The Home Energy Services Gateway (HESG) connects energy service providers (ESP) and device vendors with ‘real-world’ homes and consumers to trial new technologies, services and business models.
As smart technologies becoming a rapidly growing part of the economy, consumer devices and appliances – such as boilers, electric vehicles and fridges – are becoming connected to the internet.
However, while the number of connected things is on the rise, there is very little innovation by device vendors or energy suppliers to provide a coordinated ‘energy service’ offering that will help to decarbonise homes, optimise the end-to-end value chain and provide an overall beneficial experience for the householder.
Consumer research tells us that households value their experiences using energy, like getting comfortable, more than how they are delivered. If domestic customers have choice in the level of energy services they want and have confidence their service provider will deliver the experience they desire, a whole new range of energy service business models open up – which enable improved routes to market for low carbon heat, improved end-to-end energy system productivity and a more satisfied energy customer
To address this opportunity, the Energy Systems Catapult has developed a Home Energy Services Gateway (HESG) connecting many homes with products and services from multiple providers. It is being trialled this winter in a ‘living-lab’ of 100 homes. HESG allows the first ESPs and device vendors to develop and test products, services, business models and processes. This is being ‘seeded’ with an initial set of off-the-shelf connected home devices from a range of vendors.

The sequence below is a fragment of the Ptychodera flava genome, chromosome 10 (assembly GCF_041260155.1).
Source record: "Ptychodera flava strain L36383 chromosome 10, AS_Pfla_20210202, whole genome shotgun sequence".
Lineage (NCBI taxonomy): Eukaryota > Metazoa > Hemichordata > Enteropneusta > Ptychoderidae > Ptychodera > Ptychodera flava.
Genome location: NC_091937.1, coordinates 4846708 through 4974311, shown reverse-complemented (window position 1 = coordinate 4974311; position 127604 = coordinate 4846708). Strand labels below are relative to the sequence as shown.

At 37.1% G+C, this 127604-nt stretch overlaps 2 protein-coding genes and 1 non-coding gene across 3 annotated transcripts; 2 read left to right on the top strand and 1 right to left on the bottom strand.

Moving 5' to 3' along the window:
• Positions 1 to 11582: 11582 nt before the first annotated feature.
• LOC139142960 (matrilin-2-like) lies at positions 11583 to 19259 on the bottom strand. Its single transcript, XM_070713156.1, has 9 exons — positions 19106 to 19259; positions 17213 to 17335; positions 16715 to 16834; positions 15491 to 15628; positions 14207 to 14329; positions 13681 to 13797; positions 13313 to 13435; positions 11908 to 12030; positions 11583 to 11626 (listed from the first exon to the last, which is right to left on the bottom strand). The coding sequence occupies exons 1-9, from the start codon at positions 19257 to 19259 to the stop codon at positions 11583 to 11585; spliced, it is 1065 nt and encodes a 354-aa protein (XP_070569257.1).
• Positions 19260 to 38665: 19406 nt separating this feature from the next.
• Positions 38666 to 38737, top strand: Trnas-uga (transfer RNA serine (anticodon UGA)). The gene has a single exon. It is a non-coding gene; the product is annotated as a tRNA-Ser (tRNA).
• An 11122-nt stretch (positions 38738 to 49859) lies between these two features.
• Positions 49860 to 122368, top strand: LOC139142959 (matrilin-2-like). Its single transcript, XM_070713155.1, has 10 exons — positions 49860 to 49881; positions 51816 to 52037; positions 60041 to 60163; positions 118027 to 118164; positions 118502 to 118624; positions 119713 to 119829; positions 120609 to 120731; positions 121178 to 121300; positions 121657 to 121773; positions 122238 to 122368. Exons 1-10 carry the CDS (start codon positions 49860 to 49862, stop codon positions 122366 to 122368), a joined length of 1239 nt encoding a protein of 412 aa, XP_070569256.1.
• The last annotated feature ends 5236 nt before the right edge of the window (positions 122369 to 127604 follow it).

The benefits of using HESG are:
- Householders – it enables comparison of services offerings from competing ESPs with a comparable language of service attributes and performance levels; and it enables use of their data to drive a market instead of being tied into a limited range of services locked to closed devices.
- Energy Service Providers – it establishes a common language with which to understand, shape and bound a householder’s service expectations; and it enables access to the critical data and devices that ESPs require to design, price and deliver innovative, high value services.
- Device vendors – it opens up a new channel to market and access to a new revenue stream in return for making their devices, or their device range, available to ESPs to establish new services. Device performance, usage permissions and any fees are defined in standard device class service level agreements, with governance to add, modify or retire a class.
This builds on the work undertaken by Cambridge Consultants and ourselves on the Home Energy Management System (HEMS) project in the Energy Technologies Institute’s Smart Systems and Heat programme. That project sought to accelerate the development of a consumer orientated HEMS with the system installed and tested in 30 homes during the winter of 2016.
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